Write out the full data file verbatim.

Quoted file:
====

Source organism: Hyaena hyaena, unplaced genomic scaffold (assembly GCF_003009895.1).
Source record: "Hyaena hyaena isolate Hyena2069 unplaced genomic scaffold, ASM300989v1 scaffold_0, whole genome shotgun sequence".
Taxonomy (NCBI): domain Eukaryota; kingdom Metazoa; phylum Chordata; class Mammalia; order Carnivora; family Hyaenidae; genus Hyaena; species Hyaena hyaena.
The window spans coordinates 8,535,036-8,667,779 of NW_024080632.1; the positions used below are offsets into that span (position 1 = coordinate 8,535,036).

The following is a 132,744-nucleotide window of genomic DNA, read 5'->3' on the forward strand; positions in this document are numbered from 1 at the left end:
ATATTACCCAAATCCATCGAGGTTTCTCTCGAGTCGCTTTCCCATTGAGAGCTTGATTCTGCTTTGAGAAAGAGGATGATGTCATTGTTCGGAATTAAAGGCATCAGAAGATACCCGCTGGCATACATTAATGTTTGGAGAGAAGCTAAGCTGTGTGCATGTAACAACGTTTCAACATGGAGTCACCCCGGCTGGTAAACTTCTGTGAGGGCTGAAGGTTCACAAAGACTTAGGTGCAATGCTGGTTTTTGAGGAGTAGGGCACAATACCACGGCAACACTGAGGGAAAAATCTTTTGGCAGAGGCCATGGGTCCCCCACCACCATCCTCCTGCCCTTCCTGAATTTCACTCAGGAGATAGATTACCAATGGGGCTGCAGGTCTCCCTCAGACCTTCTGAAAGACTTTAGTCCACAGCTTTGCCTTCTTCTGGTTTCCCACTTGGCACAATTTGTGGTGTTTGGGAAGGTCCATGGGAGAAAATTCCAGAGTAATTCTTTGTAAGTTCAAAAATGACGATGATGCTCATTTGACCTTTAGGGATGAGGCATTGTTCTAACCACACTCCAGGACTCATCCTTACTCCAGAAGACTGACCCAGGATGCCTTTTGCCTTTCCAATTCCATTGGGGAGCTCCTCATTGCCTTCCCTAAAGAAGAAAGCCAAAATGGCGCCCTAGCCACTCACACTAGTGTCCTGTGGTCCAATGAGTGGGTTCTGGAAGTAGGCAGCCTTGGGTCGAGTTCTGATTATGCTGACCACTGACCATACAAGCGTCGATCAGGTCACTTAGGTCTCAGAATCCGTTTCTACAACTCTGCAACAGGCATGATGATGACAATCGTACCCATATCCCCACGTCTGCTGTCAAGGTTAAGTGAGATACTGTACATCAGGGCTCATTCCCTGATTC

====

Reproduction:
Source organism: Hyaena hyaena, unplaced genomic scaffold (assembly GCF_003009895.1).
Source record: "Hyaena hyaena isolate Hyena2069 unplaced genomic scaffold, ASM300989v1 scaffold_0, whole genome shotgun sequence".
Taxonomy (NCBI): domain Eukaryota; kingdom Metazoa; phylum Chordata; class Mammalia; order Carnivora; family Hyaenidae; genus Hyaena; species Hyaena hyaena.
The window spans coordinates 8,535,036-8,667,779 of NW_024080632.1; the positions used below are offsets into that span (position 1 = coordinate 8,535,036).

The following is a 132,744-nucleotide window of genomic DNA, read 5'->3' on the forward strand; positions in this document are numbered from 1 at the left end:
ATATTACCCAAATCCATCGAGGTTTCTCTCGAGTCGCTTTCCCATTGAGAGCTTGATTCTGCTTTGAGAAAGAGGATGATGTCATTGTTCGGAATTAAAGGCATCAGAAGATACCCGCTGGCATACATTAATGTTTGGAGAGAAGCTAAGCTGTGTGCATGTAACAACGTTTCAACATGGAGTCACCCCGGCTGGTAAACTTCTGTGAGGGCTGAAGGTTCACAAAGACTTAGGTGCAATGCTGGTTTTTGAGGAGTAGGGCACAATACCACGGCAACACTGAGGGAAAAATCTTTTGGCAGAGGCCATGGGTCCCCCACCACCATCCTCCTGCCCTTCCTGAATTTCACTCAGGAGATAGATTACCAATGGGGCTGCAGGTCTCCCTCAGACCTTCTGAAAGACTTTAGTCCACAGCTTTGCCTTCTTCTGGTTTCCCACTTGGCACAATTTGTGGTGTTTGGGAAGGTCCATGGGAGAAAATTCCAGAGTAATTCTTTGTAAGTTCAAAAATGACGATGATGCTCATTTGACCTTTAGGGATGAGGCATTGTTCTAACCACACTCCAGGACTCATCCTTACTCCAGAAGACTGACCCAGGATGCCTTTTGCCTTTCCAATTCCATTGGGGAGCTCCTCATTGCCTTCCCTAAAGAAGAAAGCCAAAATGGCGCCCTAGCCACTCACACTAGTGTCCTGTGGTCCAATGAGTGGGTTCTGGAAGTAGGCAGCCTTGGGTCGAGTTCTGATTATGCTGACCACTGACCATACAAGCGTCGATCAGGTCACTTAGGTCTCAGAATCCGTTTCTACAACTCTGCAACAGGCATGATGATGACAATCGTACCCATATCCCCACGTCTGCTGTCAAGGTTAAGTGAGATACTGTACATCAGGGCTCATTCCCTGATTC